For example, if you choose to place a buy order and the value rises, your profit will be based on the full value of the trade regardless of the margin that was traded on. If the instrument loses value after the buy order, you will be responsible for the full loss regardless of the margin that was traded on.

Difference between Index ETFs and ETF CFDs

An Exchange Traded Fund (ETF) is a fund that may follow a full market index. For example, there is the SPDRUSA500, which follows the S&P, the iShares Russell 2000, which tracks the index of American small-cap stocks, the TQQQ which follows the NASDAQ 100, and the SPDR Dow Jones Industrial Average. They are often passively managed, which means that while there is a designated fund manager, the manager only has access to a specific percentage (such as 5%) of the overall fund to invest on their own. The rest follows a whole-market index.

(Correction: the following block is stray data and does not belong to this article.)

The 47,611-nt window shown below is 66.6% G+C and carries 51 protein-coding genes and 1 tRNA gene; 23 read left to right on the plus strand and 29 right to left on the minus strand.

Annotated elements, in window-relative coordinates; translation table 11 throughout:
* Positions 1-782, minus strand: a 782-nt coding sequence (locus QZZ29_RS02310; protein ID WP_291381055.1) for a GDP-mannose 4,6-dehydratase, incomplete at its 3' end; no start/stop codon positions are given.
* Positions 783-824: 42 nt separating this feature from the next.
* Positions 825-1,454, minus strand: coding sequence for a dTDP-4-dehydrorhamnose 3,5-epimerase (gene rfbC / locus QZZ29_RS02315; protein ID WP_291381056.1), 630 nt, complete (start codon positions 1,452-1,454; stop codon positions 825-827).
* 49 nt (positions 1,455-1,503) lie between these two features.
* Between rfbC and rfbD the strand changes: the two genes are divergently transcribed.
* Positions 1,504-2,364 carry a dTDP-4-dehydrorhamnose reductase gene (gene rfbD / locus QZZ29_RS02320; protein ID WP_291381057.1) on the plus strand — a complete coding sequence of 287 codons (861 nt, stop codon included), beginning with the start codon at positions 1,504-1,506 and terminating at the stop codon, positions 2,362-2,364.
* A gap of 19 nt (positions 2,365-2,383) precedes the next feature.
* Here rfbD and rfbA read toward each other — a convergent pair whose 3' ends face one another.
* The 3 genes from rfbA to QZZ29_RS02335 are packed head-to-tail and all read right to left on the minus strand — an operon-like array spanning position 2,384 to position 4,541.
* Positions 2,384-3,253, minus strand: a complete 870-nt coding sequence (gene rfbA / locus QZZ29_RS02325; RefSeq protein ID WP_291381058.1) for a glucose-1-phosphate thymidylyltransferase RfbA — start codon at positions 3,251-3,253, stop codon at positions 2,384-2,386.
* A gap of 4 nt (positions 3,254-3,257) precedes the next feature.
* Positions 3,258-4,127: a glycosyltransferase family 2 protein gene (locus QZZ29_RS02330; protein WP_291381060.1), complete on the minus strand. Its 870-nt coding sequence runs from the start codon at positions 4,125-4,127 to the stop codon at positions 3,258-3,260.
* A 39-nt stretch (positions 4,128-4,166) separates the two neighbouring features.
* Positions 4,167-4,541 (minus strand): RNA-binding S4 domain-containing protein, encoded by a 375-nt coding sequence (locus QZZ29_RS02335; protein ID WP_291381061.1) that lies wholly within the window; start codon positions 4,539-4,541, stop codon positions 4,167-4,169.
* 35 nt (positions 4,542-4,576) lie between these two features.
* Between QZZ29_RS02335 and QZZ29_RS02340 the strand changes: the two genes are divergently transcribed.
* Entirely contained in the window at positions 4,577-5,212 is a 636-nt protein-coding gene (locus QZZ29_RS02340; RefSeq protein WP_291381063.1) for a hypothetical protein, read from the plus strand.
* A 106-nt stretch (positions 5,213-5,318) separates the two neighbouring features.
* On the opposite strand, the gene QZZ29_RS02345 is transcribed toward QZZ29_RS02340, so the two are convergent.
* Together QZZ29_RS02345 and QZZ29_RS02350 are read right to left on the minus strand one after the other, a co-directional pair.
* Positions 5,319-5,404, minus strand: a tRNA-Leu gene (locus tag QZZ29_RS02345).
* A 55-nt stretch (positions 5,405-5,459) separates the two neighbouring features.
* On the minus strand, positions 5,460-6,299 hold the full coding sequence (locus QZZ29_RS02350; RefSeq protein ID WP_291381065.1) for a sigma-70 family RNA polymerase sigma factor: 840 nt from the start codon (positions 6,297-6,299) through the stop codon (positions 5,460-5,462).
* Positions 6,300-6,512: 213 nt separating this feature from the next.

ETFs are often purchased and traded in a similar manner to stocks, so unlike mutual funds that are only traded at the end of each trading day, an ETF can be purchased throughout the day. Traders should be aware that unlike stocks, there is often a transaction fee and expense ratio attached to an ETF which affects its desirability to those who are looking to make short-term transactions.

ETF CFDs allow traders to open a contract to speculate on the price movement of these ETFs using leverage and without having to purchase the underlying asset.

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Finding sector indices on Plus500

Plus500 offers CFDs on both whole market and exclusive sector indices.

To find these indices, log into your account and view instruments by category in the left column. Click on ‘Sector Indices’ and view the full list of tradable instruments.